The tenth Hackers on Planet Earth (HOPE X) conference has been organized around supporting dissenters, especially how to support hackers or hacktivists who are targeted by the government.
A number of talks highlighting the government’s targeting of hackers and the nexus this has with the government’s war on whistleblowers were held on July 18 in the “Manning room,” which was a room in the Hotel Pennsylvania renamed to honor Chelsea Manning.
On the conference website, a page lists out the famous dissenters they are championing. This list includes people like John Adams, Noam Chomsky, Ralph Waldo Emerson, Emma Goldman, Arthur Miller and Rosa Parks.
National Security Agency whistleblower Thomas Drake was interviewed at the conference by film director Vivien Weisman. He lent his support to hackers like Andrew Auernheimer (“Weev”), Barrett Brown and Jeremy Hammond.
While Drake had been outspoken about supporting government employees who reveal fraud, waste, abuse and illegality in government (just as he did), he had never so openly expressed support for any of the hackers who had been targeted by the government in recent years.
Drake told the audience that Jeremy Hammond performed an “extraordinary service” by hacking into Stratfor so emails could be released to the public. He recalled that while he was at NSA he had become aware of how certain firms had specialized relationships with the government. These firms were brokering intelligence. They were selling secret government information to clients.
This was a “state secret” that had not received appropriate attention prior to Hammond.
Jesselyn Radack of the Government Accountability Project, who is one of the lawyers who represents NSA whistleblower Edward Snowden, explained her view that hackers and whistleblowers face a war on information. The war targets hackers and journalists, as well as whistleblowers in government that are seeking to expose criminal misconduct and abuses of power.
She highlighted attempts by Drake to go through all conceivable channels at the agency to blow the whistle. His superiors, including an inspector general, did not help him investigate and hold NSA accountable for unconstitutional surveillance. They turned his name over to the Justice Department for prosecution.
Likewise, it is highly difficult to have a fair and just trial if one is prosecuted for a leak. There is no public interest defense for those prosecuted under the Espionage Act. That makes it so useful for bludgeoning whistleblowers. And, she added, “If the court martial of Chelsea Manning is any example, justice will not prevail.”
In addition to the provocative and insightful presentations given by Drake and Radack, a panel on the case of journalist/activist Barrett Brown was held.
As author and professor Gabriella Coleman put it, Brown was essentially prosecuted for being a journalist. He was swept up in this “Nerd Scare,” where government is targeting hacker-types, because of work he did with a group called Project PM on private intelligence companies.
Ahmed Ghappour, one of Brown’s defense attorneys, reflected briefly on his background as an attorney representing Guantanamo Bay prisoners and others in terrorism cases. He said, while defending individuals like Brown, he had approached these cases as if they were being prosecuted for terrorism.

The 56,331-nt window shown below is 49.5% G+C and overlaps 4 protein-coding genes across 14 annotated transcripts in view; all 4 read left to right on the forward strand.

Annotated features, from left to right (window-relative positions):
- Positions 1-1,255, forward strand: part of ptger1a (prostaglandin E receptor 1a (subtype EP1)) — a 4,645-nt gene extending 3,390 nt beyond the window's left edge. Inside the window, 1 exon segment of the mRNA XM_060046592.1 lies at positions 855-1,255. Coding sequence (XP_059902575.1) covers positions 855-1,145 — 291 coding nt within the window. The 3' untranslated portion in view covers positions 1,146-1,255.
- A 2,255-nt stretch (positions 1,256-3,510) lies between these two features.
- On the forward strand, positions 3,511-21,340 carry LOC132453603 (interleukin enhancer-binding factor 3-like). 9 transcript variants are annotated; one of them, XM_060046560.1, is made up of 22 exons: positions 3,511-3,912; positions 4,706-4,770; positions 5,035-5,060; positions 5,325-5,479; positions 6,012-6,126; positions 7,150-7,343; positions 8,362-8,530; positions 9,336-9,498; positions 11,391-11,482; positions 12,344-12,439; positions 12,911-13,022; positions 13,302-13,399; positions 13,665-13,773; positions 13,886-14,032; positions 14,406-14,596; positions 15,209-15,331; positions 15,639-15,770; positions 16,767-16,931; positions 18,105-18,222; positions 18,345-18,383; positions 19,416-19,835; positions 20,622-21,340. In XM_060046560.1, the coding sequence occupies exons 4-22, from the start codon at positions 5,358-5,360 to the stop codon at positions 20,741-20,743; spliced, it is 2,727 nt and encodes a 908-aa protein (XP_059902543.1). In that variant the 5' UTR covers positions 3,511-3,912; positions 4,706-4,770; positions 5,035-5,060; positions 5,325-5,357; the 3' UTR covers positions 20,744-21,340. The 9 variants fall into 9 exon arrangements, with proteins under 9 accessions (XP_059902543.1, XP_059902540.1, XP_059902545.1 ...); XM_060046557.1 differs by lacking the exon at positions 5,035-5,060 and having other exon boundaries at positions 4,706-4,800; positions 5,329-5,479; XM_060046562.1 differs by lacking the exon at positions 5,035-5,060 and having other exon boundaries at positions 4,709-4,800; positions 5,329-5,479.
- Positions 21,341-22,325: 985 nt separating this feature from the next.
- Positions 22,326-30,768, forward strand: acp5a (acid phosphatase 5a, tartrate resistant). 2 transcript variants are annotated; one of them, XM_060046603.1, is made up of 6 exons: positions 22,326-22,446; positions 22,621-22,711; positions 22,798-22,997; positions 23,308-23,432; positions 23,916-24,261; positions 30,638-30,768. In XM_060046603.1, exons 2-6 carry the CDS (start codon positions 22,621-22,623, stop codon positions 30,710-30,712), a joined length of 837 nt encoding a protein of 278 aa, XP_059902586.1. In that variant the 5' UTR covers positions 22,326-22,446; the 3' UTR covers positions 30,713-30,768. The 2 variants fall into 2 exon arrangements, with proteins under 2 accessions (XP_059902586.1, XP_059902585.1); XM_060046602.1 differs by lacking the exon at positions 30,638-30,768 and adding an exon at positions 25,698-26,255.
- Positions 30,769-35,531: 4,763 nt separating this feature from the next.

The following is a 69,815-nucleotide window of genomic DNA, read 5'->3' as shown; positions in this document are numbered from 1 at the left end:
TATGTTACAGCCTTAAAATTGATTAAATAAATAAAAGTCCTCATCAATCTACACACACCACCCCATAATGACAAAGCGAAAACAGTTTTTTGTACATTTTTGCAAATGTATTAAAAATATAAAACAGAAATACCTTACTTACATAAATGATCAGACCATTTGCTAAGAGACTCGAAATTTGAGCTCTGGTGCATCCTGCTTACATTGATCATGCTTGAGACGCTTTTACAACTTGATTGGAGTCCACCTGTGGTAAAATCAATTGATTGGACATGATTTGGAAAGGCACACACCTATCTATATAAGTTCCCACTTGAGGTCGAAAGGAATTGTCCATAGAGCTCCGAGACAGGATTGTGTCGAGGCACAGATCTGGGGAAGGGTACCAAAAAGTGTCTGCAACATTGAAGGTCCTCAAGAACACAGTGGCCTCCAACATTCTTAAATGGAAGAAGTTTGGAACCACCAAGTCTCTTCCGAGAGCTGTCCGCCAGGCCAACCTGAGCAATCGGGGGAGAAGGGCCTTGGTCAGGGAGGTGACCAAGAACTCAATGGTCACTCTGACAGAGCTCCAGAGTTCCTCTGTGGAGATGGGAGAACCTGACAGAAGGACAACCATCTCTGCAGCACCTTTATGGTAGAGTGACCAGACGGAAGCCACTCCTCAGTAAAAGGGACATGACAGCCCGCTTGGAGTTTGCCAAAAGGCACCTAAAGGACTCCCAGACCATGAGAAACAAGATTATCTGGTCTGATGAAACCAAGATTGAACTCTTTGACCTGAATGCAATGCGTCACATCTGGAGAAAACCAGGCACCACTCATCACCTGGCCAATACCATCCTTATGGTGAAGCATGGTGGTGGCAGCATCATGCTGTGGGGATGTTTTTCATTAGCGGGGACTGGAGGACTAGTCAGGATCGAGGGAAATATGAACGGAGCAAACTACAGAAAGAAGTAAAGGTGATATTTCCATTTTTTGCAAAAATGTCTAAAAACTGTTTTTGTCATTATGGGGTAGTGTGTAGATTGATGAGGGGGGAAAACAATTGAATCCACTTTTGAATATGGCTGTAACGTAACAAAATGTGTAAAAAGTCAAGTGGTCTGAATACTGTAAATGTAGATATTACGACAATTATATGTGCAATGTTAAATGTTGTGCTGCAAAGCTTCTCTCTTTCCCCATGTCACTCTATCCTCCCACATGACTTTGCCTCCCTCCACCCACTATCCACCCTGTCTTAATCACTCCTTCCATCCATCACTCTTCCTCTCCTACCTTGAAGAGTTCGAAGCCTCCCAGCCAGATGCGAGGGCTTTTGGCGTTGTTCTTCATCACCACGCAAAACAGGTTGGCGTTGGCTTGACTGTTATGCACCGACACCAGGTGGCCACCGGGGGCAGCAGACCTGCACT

He explained to the audience that Brown was indicted for engaging in what is typically “protected speech.” For example, Brown shared a hyperlink and was charged with a crime (which the federal government later dropped).
The FBI, a grand jury and the judge all accepted that Brown could be criminalized for sharing a hyperlink. To Ghappour, this demonstrated the “unknown” could be made to seem extremely dangerous. Making the “unknown” seem dangerous is what prosecutors do routinely when prosecuting alleged terrorists.
Cases like Brown’s are intended to promote fear of hackers. It amps up paranoia and generates public support for pursuing information activists. Ghappour noted that as long as the public is afraid zealous prosecutions of people like Brown will continue to take place.
Remarkably, the government did back down. Gallagher spoke about the effect that having a support group has had. It makes prosecutors watch their moves and what they say more closely. It pushes them to target funds raised for providing a good and robust legal defense. It drives them to go to the judge to get a gag order. (All of which happened in Brown’s case.)
Gallagher suggested that the Justice Department’s strategy is to prejudice the public from supporting a defendant through what it says about that person in the department’s first press release announcing the case. They don’t like having to fight support organizations that are challenging their abuse of discretion or prosecutorial tactics. So, they may search for any way to pressure defendants into abandoning public campaigns to build support for them.
In some way or another, these dissenters are people who have become targets of the national security state for having the audacity to challenge the national security state’s activities. Only through sharing these stories of dissenters—and promoting ways to protect past and future dissidents—can freedom for all be protected and restored.
Daniel Ellsberg and Edward Snowden speak from 12-2 pm EST on July 19. Watch here.